As a content creator, there's no better name to call yourself than a 'wordsmith'. This is what we aim for when we perform the job of writing. In order to do this work, you need skills and sources for the input to your story. You collect data to back what you are writing. But what if a machine could do that better and faster than you do? Big data is the fuel for the A.I. engine. Recently, a new A.I. solution appeared on stage: Wordsmith. This natural language generation (NLG) engine lets you turn data into text at any scale and in any format or language. Journalism can thus be automated to produce personalised content!

Automated content generation

Another example is an automated copywriting service - cognitive content generation - that writes natural language to obtain direct marketing goals. Persado made a science of the power of words and claim that cognitive content outperformed man-made messages 100% of the time. What if you're engagement data could help systematically craft the most effective content to inspire action? They found a combination of math, data, machine learning, natural language processing and emotional language data to generate just the right personal message. They arm organizations and individuals with “smart content” that maximizes engagement with any audience by being relevant for every touchpoint.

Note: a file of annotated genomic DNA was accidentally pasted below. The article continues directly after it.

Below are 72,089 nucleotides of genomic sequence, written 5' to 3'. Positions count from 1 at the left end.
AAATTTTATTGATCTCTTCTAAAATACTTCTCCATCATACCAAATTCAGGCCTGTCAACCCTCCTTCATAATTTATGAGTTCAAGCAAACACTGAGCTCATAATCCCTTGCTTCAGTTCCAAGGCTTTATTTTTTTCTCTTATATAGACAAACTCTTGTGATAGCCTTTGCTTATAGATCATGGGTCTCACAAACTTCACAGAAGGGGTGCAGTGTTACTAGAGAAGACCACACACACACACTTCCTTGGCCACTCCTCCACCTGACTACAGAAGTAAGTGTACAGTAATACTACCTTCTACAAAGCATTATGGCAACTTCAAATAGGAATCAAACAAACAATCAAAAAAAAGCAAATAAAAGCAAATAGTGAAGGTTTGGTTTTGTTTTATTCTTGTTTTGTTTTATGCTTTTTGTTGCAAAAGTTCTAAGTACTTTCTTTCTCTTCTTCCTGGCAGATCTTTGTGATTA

Creative A.I. projects

What about creativity and A.I.? It is likely that when bots take over your job, it will give you the opportunity to spend more time on the creative and the less "routinely" work. But maybe even these kind of tasks, like creating art or music, could be substituted. Scientists at IBM Research created the first movie trailer by AI, making use of experimental Watson APIs and machine learning techniques. 'After learning what keeps audiences on the edge of their seats, the A.I. system suggested the top 10 best candidate moments for a trailer...', states 20th Century Fox. And then there is this experiment from Google, creating art images produced by a neural network. These examples are not about copywriting skills, but they show that tasks that once needed a specific sense of uniqueness (or some kind of signature) are now ready to be done by algorithms.

What is the half time score?

For now, I'm still good at where I am. However, with these kinds of developments in A.I. software technology, I'm afraid that automated generated 'smart content' will soon outperform my vulnerable creativity and personal writings. Content generated by A.I. can be loaded with emotions and "algorithm smartness" with the aim of engaging its public. I'm at stage 2: I believe a bot cannot do everything I do at this moment. It's an ambitious task to outsource creative writing to a bot. The data part can be covered, but... what about true passion for writing? A certain level of humanity? I believe it is just unmanageable for a bot to handle every variable situation without getting stuck in a loop at one point, right? A.I. will still have flaws and needs me to make things right. A bot will not perform better than me in my job anytime soon.

Interested in how A.I. will affect other expertises? In the near future, our designers and developers will also share their views regarding this (kind of scary?) topic. What does the rise of A.I. mean for different types of jobs? Will our tasks be replaced in the blink of an eye of will it not go that fast? Let us present your future. Contact